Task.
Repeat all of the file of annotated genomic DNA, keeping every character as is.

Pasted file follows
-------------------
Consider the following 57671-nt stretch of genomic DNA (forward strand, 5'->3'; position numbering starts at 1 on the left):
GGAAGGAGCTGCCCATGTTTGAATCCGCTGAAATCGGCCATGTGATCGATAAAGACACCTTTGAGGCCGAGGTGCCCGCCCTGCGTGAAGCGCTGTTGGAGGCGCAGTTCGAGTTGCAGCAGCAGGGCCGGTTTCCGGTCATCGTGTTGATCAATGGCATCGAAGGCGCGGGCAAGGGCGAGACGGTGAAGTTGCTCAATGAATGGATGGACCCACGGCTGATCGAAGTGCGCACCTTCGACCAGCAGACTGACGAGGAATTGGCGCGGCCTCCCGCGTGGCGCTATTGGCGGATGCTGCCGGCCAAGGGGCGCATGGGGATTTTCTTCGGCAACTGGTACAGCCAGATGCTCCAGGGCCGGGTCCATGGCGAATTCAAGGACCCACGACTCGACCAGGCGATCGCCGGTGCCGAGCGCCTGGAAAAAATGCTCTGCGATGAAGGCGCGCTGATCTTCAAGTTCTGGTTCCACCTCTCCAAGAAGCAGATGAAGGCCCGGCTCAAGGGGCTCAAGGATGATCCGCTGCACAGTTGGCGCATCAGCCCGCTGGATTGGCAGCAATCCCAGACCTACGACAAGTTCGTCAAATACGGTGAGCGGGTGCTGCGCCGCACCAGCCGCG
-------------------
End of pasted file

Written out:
Consider the following 57671-nt stretch of genomic DNA (forward strand, 5'->3'; position numbering starts at 1 on the left):
GGAAGGAGCTGCCCATGTTTGAATCCGCTGAAATCGGCCATGTGATCGATAAAGACACCTTTGAGGCCGAGGTGCCCGCCCTGCGTGAAGCGCTGTTGGAGGCGCAGTTCGAGTTGCAGCAGCAGGGCCGGTTTCCGGTCATCGTGTTGATCAATGGCATCGAAGGCGCGGGCAAGGGCGAGACGGTGAAGTTGCTCAATGAATGGATGGACCCACGGCTGATCGAAGTGCGCACCTTCGACCAGCAGACTGACGAGGAATTGGCGCGGCCTCCCGCGTGGCGCTATTGGCGGATGCTGCCGGCCAAGGGGCGCATGGGGATTTTCTTCGGCAACTGGTACAGCCAGATGCTCCAGGGCCGGGTCCATGGCGAATTCAAGGACCCACGACTCGACCAGGCGATCGCCGGTGCCGAGCGCCTGGAAAAAATGCTCTGCGATGAAGGCGCGCTGATCTTCAAGTTCTGGTTCCACCTCTCCAAGAAGCAGATGAAGGCCCGGCTCAAGGGGCTCAAGGATGATCCGCTGCACAGTTGGCGCATCAGCCCGCTGGATTGGCAGCAATCCCAGACCTACGACAAGTTCGTCAAATACGGTGAGCGGGTGCTGCGCCGCACCAGCCGCG